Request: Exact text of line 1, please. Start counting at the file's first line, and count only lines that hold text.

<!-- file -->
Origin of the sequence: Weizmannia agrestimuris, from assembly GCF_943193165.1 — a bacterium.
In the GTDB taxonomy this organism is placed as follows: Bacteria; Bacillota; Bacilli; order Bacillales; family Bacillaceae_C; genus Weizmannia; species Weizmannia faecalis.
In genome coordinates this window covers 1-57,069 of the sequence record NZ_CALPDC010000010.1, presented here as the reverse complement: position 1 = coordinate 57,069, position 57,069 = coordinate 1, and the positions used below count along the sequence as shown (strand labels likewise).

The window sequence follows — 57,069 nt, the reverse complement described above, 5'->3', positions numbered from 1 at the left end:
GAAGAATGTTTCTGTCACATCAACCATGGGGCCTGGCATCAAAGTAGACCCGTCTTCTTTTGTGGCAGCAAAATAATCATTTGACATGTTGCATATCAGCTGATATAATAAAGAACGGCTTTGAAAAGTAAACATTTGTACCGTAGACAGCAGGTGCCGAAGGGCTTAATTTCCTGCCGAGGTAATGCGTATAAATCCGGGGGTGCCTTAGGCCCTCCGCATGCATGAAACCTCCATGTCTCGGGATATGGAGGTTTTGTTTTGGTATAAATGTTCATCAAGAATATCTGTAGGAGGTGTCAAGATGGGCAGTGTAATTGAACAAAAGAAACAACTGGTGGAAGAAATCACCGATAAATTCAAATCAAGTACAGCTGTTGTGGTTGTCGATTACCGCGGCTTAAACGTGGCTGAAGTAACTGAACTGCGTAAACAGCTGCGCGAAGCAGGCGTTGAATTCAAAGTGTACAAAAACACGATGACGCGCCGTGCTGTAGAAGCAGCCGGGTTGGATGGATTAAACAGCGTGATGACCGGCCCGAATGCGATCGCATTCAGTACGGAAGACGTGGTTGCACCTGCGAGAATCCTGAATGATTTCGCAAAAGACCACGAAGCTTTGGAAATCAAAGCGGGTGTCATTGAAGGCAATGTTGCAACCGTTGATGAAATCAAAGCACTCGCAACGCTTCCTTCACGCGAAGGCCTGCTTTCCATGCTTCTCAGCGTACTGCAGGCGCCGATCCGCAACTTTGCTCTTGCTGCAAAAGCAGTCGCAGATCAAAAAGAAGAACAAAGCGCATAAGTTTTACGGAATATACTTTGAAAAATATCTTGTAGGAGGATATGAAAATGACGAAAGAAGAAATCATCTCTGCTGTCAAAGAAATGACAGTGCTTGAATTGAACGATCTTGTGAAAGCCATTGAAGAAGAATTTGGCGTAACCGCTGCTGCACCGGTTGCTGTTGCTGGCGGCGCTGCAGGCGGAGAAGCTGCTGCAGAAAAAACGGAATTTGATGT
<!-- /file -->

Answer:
Origin of the sequence: Weizmannia agrestimuris, from assembly GCF_943193165.1 — a bacterium.